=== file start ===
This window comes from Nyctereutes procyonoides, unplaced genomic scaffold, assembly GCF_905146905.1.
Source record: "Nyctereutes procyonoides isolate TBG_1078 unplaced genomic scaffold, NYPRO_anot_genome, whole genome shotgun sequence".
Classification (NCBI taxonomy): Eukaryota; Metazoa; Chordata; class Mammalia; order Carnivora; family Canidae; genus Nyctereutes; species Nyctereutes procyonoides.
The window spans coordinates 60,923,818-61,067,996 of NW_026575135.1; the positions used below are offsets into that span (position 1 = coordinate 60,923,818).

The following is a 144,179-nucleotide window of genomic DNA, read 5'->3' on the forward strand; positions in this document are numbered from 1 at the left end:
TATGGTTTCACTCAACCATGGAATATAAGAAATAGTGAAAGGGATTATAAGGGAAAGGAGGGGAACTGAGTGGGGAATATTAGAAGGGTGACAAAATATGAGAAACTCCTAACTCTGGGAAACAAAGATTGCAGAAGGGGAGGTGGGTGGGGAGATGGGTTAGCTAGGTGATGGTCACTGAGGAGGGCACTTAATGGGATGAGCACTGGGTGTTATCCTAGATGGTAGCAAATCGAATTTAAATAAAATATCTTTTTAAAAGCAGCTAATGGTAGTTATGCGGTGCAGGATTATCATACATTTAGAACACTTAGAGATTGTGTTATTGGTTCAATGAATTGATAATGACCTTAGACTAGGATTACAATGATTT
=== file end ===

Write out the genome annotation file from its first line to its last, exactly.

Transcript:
This window comes from Nyctereutes procyonoides, unplaced genomic scaffold, assembly GCF_905146905.1.
Source record: "Nyctereutes procyonoides isolate TBG_1078 unplaced genomic scaffold, NYPRO_anot_genome, whole genome shotgun sequence".
Classification (NCBI taxonomy): Eukaryota; Metazoa; Chordata; class Mammalia; order Carnivora; family Canidae; genus Nyctereutes; species Nyctereutes procyonoides.
The window spans coordinates 60,923,818-61,067,996 of NW_026575135.1; the positions used below are offsets into that span (position 1 = coordinate 60,923,818).

The following is a 144,179-nucleotide window of genomic DNA, read 5'->3' on the forward strand; positions in this document are numbered from 1 at the left end:
TATGGTTTCACTCAACCATGGAATATAAGAAATAGTGAAAGGGATTATAAGGGAAAGGAGGGGAACTGAGTGGGGAATATTAGAAGGGTGACAAAATATGAGAAACTCCTAACTCTGGGAAACAAAGATTGCAGAAGGGGAGGTGGGTGGGGAGATGGGTTAGCTAGGTGATGGTCACTGAGGAGGGCACTTAATGGGATGAGCACTGGGTGTTATCCTAGATGGTAGCAAATCGAATTTAAATAAAATATCTTTTTAAAAGCAGCTAATGGTAGTTATGCGGTGCAGGATTATCATACATTTAGAACACTTAGAGATTGTGTTATTGGTTCAATGAATTGATAATGACCTTAGACTAGGATTACAATGATTT